The dog daze of college: pets and regrets

Quinn ScahillI think it’s fair to say that at one time or another all of us have thought of getting a pet or have owned one. At the time it probably seemed like a wonderful idea.

However, clever ideas tend to get shredded up in the shifting gears of reality, and that is when you probably found yourself starting to regret the purchase of your animal friend.

I’m as guilty as anyone when it comes to this. Last spring, my roommate and I had the brilliant idea to buy ducklings from Jack’s Farm Supply. We woke up after a night of partying and decided it was time to buy our ducklings.

An hour later we were both proud fathers of two Khaki Campbells. Everything was fine at first, but a few weeks later the first seeds of regret had been sewn into our minds.

In retrospect it was a terrible decision to get pets, especially ducklings that we couldn’t adequately care for. To make a long story short: pets and college students usually don’t mix well (especially ducks).

It doesn’t really matter what type of animal you get, either. Unless you are a responsible college student, it’s probably going to be a waste of time and money, which are two extremely important resources, as I’m sure you know.

I’ve witnessed various acquaintances buy dogs, and in each respective case the situation didn’t work out smoothly. Whether it was because someone couldn’t care for the animal, or if it was an issue with a landlord, it just never seemed to work.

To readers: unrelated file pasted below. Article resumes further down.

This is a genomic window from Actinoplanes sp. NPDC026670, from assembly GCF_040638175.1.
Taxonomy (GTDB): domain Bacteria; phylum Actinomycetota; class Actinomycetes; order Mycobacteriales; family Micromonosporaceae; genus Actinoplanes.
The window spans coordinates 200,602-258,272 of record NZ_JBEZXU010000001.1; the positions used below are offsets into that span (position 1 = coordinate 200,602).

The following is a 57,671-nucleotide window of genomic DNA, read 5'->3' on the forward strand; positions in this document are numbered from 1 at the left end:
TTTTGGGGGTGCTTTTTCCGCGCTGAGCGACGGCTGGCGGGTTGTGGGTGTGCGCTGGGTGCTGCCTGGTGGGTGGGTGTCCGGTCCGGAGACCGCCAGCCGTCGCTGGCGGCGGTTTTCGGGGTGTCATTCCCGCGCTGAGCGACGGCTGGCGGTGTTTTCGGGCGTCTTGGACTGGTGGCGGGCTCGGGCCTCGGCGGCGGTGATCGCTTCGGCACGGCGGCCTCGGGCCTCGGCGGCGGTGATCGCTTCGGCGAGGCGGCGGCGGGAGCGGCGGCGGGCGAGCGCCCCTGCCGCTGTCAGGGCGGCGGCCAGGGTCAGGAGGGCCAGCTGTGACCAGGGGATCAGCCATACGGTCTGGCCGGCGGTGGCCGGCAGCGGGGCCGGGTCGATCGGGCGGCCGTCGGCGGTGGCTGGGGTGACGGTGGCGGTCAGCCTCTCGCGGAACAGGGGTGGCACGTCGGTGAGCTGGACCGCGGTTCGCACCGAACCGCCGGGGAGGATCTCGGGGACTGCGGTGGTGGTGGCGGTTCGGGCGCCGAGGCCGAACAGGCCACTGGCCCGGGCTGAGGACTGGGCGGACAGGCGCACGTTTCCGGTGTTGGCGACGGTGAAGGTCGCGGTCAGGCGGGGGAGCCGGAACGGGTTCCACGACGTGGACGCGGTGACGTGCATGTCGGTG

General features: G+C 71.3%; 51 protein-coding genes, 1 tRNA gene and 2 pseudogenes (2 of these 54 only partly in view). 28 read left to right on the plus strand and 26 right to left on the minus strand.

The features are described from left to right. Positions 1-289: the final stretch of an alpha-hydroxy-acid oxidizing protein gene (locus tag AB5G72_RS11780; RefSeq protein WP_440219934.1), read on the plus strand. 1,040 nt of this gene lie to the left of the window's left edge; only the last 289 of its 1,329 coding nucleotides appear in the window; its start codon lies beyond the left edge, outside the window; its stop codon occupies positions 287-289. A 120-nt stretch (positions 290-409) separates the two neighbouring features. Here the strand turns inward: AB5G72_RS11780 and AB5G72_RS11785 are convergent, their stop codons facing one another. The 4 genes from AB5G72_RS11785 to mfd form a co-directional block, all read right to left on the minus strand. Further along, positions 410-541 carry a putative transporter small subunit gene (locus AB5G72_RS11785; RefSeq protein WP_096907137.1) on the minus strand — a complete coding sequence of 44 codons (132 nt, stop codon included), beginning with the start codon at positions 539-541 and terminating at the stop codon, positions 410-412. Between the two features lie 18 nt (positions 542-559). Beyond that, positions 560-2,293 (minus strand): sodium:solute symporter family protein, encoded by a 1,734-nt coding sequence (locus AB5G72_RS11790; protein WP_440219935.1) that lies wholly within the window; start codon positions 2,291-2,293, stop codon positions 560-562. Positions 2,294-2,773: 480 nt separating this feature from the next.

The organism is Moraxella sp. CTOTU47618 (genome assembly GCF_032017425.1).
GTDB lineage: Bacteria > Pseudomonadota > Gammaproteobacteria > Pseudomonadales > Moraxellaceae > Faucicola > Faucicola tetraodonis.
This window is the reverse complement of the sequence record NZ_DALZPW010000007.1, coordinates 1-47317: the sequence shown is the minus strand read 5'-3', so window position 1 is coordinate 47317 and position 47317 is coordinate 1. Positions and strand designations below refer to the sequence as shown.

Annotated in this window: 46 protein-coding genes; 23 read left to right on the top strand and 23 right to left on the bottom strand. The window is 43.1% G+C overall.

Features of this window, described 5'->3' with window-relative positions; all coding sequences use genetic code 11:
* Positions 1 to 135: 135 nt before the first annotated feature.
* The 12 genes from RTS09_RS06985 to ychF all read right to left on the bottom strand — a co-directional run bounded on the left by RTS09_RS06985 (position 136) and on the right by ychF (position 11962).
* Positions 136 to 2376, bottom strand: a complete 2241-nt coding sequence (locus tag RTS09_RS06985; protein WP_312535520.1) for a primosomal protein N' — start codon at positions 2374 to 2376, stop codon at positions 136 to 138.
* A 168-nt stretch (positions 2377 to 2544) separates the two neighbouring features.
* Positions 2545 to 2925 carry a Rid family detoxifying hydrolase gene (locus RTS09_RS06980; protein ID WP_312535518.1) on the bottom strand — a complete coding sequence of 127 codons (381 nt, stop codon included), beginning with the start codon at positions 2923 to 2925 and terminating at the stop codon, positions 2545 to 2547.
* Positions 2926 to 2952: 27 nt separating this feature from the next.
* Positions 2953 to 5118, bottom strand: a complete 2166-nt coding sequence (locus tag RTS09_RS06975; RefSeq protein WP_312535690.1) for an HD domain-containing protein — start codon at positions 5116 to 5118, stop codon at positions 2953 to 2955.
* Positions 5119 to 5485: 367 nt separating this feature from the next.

Even if you don’t run into any of these obstacles, there are still other things to consider before buying a pet. Perhaps your roommate is allergic, or one of them simply doesn’t want an animal in the house.

There is also the chance that your animal becomes sick or injured. Would you have the extra finances to care for your pet?

You have to remember pets are like permanent babies. They are cute for a little while, until they soil themselves, puke, whine, etc.

But unlike a baby, no matter how old or smart a pet may be, it will never be able to clean the carpet or make a sandwich for itself. Pets don’t get old and leave the house like babies do.

If you truly want to raise an animal, I would implore you to consider some things before you make a big, messy mistake.

Can you even take care of yourself? If you can’t feed and clothe yourself how are you going to do it for another being?

Are you willing to commit to a relationship that will last anywhere from five to 20 years, or as long as your furry friend survives?

I know I probably sound like your dad right now, but I wish someone could have sat me down and told me these things before bought a duckling.

While some of our peers may have the capacity to care for animal friends, I think a large majority of our student population would be better off owning Chia Pets or Furby’s.